Jong In Jeong, Seonhye Gu, Juhee Cho, Sang Duk Hong, Su Jin Kim, Hun-Jong Dhong, Seung-Kyu Chung, Hyo Yeol Kim
OBJECTIVE: Considering the mechanisms by which obesity affects obstructive sleep apnea syndrome (OSAS) and the differences of fat distribution depending on gender, associations between anthropometric parameters, and OSAS may differ depending on gender or sleep position. We analyzed the impact of gender and sleep position on the relationship between fat distribution and development of OSAS. METHODS: One thousand thirty-two consecutive subjects were analyzed. Recorded anthropometric measurements and overnight polysomnographic data of the subjects were reviewed retrospectively...
October 5, 2016: Sleep & Breathing, Schlaf & Atmung
Fernando R Carvalho, Débora A Lentini-Oliveira, Lucila Bf Prado, Gilmar F Prado, Luciane Bc Carvalho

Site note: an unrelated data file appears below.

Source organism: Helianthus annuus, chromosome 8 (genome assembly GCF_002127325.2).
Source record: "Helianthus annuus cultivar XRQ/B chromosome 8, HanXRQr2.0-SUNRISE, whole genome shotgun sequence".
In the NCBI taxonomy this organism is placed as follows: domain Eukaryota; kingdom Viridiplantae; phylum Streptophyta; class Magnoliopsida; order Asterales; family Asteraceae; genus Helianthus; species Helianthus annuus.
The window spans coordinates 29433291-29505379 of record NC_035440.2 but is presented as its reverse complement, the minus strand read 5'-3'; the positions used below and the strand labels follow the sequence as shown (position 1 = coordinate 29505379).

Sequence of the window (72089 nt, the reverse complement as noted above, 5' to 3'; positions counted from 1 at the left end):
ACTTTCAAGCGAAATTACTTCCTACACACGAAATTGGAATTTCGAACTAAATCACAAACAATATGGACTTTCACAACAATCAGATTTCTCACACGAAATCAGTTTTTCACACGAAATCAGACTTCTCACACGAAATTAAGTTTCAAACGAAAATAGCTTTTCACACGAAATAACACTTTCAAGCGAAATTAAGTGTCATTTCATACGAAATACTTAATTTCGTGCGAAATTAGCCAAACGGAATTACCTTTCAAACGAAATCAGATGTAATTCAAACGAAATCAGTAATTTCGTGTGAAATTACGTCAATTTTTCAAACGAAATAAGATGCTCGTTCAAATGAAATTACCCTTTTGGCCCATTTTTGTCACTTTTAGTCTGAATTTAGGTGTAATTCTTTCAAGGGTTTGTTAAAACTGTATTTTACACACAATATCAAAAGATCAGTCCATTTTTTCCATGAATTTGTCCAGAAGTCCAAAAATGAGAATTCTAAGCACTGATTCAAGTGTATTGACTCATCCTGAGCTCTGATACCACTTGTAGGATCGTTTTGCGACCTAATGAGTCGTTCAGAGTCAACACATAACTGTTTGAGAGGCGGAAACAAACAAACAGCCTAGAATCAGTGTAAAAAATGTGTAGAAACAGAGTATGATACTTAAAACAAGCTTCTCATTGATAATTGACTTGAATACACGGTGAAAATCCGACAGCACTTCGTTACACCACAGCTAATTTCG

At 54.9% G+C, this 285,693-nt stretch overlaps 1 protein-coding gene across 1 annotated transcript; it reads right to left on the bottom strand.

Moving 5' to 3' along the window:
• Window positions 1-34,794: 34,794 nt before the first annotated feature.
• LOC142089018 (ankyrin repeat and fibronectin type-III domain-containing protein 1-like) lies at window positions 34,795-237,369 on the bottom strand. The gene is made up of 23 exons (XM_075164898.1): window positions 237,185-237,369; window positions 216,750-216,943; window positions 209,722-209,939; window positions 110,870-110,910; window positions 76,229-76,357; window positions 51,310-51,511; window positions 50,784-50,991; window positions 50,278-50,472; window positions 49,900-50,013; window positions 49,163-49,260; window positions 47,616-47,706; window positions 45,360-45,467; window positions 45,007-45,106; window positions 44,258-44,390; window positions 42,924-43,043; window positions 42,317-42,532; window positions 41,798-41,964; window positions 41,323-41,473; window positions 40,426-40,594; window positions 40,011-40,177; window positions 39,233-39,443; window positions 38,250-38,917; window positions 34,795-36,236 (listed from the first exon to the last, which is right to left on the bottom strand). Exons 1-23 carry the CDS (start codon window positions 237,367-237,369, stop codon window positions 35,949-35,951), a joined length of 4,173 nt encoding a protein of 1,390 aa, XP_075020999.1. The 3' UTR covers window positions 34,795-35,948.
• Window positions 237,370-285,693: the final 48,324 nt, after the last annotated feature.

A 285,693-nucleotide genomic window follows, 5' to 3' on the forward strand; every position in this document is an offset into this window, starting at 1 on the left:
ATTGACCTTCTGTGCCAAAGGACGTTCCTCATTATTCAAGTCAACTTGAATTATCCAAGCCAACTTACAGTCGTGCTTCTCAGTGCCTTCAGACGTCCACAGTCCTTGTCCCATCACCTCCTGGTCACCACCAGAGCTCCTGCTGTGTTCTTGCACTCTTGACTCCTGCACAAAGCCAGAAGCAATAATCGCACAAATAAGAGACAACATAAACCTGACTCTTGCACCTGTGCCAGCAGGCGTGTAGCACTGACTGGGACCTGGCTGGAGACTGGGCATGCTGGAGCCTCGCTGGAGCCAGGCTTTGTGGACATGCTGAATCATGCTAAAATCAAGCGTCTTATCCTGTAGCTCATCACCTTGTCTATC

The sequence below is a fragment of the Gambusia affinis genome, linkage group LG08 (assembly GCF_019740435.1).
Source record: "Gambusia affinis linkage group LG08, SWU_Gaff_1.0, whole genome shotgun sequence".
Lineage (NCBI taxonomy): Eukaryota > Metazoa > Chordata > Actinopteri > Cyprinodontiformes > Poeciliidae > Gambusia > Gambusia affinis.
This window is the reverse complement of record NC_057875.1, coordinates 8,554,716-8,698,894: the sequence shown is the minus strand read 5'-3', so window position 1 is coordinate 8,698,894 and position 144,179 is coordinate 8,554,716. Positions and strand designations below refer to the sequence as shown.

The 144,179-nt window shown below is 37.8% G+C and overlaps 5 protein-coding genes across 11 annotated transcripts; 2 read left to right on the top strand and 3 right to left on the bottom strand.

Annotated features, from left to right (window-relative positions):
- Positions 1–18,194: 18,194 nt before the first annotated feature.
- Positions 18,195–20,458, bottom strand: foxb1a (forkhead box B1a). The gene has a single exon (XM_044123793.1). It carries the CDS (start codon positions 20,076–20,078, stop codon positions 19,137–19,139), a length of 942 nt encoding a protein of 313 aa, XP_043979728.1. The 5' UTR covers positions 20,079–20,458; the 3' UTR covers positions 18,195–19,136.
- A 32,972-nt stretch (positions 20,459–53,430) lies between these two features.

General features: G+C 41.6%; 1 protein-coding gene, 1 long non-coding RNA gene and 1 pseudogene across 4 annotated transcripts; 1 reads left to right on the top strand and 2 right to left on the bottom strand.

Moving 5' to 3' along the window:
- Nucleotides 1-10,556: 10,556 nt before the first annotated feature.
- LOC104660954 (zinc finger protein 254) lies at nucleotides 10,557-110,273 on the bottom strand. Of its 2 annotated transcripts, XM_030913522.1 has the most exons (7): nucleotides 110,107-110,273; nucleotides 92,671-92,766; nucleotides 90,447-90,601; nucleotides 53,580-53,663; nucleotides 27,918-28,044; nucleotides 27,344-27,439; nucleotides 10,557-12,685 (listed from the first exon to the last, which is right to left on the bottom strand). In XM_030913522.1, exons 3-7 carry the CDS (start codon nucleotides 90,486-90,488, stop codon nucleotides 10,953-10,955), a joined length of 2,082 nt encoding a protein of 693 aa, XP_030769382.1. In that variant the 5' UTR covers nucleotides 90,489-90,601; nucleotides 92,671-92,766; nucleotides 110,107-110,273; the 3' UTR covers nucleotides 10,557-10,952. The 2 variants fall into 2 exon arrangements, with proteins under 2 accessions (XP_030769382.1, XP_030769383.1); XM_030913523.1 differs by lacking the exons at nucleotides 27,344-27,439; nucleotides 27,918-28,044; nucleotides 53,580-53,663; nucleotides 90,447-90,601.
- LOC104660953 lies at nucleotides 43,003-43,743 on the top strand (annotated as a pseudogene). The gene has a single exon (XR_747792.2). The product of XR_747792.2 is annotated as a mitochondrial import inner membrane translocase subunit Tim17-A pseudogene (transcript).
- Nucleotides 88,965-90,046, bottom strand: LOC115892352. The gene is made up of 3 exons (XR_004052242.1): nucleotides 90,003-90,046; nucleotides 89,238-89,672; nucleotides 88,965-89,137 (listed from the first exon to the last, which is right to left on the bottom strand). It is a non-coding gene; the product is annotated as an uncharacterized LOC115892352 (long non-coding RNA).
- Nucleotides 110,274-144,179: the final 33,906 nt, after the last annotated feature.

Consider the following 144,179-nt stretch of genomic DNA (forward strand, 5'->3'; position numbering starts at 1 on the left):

BACKGROUND: Apnoea is a breathing disorder marked by the absence of airflow at the nose or mouth. In children, risk factors include adenotonsillar hypertrophy, obesity, neuromuscular disorders and craniofacial anomalies. The most common treatment for obstructive sleep apnoea syndrome (OSAS) in childhood is adeno-tonsillectomy. This approach is limited by its surgical risks, mostly in children with comorbidities and, in some patients, by recurrence that can be associated with craniofacial problems...
October 5, 2016: Cochrane Database of Systematic Reviews
Yingjun Qian, Huajun Xu, Yuyu Wang, Hongliang Yi, Jian Guan, Shankai Yin
INTRODUCTION: Obstructive sleep apnea (OSA) has been suggested to be associated with a high risk of metabolic syndrome (MS). However, results on whether the association between OSA and risk of MS is independent of obesity, and the effect of nocturnal intermittent hypoxia (IH) on MS, are conflicting. Our purpose was to estimate the magnitude of the independent association between OSA and risk of MS and further explore whether nocturnal IH in OSA plays a role in MS risk. MATERIAL AND METHODS: The PubMed and EMBASE databases were systematically searched (until January 21, 2015) for available observational evidence...